And on Tuesday, a Pentagon report concluded that ending the ban would pose a low risk to military readiness. Defense Secretary Robert M. Gates said that the repeal of the rule “should be done.”
But “don’t ask, don’t tell” isn’t dead yet and could outlive the lame-duck session.
Senate Majority Leader Harry M. Reid (D-Nev.) could bring it up for a vote on the floor this month. But the ascendant GOP is in no mood to cooperate. Sen. John McCain (R-Ariz.) says he’s still worried about the effect on morale, and other Republican leaders say the whole issue is a distraction from their top priority — job creation.
A continuing resolution (known in Hill jargon as a “CR”) is a bill that’s introduced when Congress can’t agree on a full budget for the federal government.
Instead, it passes a bill to temporarily “continue” funding federal agencies at their present rates.
Congress must pass a new continuing resolution before Friday. If it doesn’t, the government will shut down — as it did in 1995 during a budget showdown between President Bill Clinton and congressional Republicans.
The sticking point is Republican demands to shrink federal spending back to 2008 levels. But a shutdown still seems unlikely; while a lot of voters want smaller government, very few seem to want no government.
Signs from the Hill indicate legislators will beat Friday’s deadline and pass a resolution good for another few weeks, at least.
Another looming deadline. On Tuesday, emergency unemployment insurance — he federal checks given to the jobless — expired. If nothing is done to extend the benefits, advocates say as many as 3 million people will see their checks cut off by the end of January.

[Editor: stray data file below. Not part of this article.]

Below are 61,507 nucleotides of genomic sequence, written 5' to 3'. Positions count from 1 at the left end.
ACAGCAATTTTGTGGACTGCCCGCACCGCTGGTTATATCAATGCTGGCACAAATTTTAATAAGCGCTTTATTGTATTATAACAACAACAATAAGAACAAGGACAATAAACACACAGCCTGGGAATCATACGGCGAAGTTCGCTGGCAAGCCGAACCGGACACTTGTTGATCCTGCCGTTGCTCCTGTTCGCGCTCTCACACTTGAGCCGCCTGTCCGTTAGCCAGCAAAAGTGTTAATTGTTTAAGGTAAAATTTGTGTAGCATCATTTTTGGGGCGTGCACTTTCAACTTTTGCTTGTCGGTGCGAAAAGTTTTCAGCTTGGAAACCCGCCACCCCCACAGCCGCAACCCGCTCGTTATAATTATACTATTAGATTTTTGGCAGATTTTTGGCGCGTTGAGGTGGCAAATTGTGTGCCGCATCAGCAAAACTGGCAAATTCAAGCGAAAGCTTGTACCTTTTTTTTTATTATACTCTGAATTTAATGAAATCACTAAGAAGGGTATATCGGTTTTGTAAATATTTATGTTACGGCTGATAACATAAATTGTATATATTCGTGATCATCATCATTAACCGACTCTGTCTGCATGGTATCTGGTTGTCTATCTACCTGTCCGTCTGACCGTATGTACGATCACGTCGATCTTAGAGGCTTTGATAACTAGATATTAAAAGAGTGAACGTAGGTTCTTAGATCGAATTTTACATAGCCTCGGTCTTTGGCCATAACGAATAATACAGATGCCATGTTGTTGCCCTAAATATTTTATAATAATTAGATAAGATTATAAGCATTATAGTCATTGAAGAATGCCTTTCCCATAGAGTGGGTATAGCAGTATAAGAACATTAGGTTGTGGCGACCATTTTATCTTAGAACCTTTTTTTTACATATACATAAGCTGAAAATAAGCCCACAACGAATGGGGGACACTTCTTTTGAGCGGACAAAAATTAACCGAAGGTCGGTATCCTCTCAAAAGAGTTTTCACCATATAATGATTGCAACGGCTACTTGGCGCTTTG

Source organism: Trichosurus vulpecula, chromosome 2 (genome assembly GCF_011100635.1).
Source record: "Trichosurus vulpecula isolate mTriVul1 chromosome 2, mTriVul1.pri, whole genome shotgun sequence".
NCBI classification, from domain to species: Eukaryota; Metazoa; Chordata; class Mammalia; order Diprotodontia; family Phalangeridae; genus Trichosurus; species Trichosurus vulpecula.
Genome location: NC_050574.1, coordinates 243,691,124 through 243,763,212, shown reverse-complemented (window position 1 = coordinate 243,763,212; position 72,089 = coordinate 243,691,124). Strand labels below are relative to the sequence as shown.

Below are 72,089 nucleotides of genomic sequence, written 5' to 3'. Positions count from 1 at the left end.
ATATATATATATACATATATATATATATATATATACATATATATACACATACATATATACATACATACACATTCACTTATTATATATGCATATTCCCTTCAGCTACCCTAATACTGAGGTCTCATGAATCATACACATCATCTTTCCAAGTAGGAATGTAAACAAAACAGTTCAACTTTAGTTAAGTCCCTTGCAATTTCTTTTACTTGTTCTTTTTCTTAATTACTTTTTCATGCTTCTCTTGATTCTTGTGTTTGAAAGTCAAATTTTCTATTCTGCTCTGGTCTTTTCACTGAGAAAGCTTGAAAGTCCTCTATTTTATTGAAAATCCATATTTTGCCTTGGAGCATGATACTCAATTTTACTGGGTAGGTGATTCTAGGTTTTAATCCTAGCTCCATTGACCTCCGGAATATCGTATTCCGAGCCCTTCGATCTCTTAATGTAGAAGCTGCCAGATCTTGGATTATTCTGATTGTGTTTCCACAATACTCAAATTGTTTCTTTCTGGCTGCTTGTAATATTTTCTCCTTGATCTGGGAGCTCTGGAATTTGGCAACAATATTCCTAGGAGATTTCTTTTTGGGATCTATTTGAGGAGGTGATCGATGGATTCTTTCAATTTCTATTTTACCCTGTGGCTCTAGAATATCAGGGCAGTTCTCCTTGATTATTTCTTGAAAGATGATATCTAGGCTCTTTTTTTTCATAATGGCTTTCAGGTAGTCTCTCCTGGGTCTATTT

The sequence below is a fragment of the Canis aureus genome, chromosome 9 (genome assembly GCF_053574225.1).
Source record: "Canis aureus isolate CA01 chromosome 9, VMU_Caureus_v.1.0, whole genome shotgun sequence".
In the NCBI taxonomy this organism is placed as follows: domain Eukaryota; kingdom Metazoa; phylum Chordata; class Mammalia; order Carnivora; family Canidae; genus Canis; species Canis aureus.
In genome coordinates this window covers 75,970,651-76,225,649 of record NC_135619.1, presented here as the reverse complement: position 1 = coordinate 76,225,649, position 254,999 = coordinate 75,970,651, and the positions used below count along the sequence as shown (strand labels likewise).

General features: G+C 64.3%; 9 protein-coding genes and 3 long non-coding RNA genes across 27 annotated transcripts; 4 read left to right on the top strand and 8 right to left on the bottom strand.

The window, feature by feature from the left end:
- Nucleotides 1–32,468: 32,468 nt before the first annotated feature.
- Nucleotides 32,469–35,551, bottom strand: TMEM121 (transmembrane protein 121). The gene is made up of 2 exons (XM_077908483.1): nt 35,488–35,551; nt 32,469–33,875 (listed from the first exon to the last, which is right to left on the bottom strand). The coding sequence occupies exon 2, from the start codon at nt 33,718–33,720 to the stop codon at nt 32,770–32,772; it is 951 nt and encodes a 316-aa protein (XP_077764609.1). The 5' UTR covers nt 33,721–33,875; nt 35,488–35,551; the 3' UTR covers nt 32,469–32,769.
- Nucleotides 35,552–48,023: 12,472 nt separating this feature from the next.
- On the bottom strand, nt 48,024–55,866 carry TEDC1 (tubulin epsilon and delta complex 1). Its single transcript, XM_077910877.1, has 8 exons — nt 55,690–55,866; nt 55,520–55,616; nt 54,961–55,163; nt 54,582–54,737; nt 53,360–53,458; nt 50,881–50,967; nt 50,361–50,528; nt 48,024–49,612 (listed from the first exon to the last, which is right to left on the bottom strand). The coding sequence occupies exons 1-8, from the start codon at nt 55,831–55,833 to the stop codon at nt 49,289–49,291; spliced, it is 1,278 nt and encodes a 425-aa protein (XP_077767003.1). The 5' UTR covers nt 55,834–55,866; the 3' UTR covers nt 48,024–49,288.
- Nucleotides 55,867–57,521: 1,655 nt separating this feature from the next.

Some Republicans have voiced concerns about the high cost of these benefits. In the middle of last month, the House failed to approve a plan to extend them, with all but 11 Democrats voting for it and all but 21 Republicans voting against it.
On Wednesday, House Democratic leaders plan to call a vote that could be a measure of the muscle they’ve got left. At issue: a bill that would feed schoolchildren better food.
If they can’t win on that, it could be a long month.
The bill is intended to give more poor children access to subsidized meals at school. It also would improve the quality of those meals and give more federal money to school districts that comply with higher nutrition standards.
“Kids that have food insecurity learn at a slower rate than their peers,” House Speaker Nancy Pelosi (D-Calif.) told reporters Tuesday. “Food insecurity” is Washington-speak for “hunger.”
The bill passed the Senate unanimously. But it will face some Republican opposition in the House from members who say it will impose more costs on struggling school systems.
This bill is aimed at illegal immigrants who came to this country as children. If they go to college or join the military as adults, it would give them a chance to obtain legal residency.
As attitudes toward illegal immigrants have hardened, support for the bill has collapsed among Republicans and many Democrats. To them, it looks like a kind of amnesty for lawbreakers.
On Tuesday, Reid could promise only a “test vote” on the issue: he would bring the issue to the Senate floor, and take his chances. The implicit message was that Reid might lose — but lose in a way that showed Hispanic voters he was trying.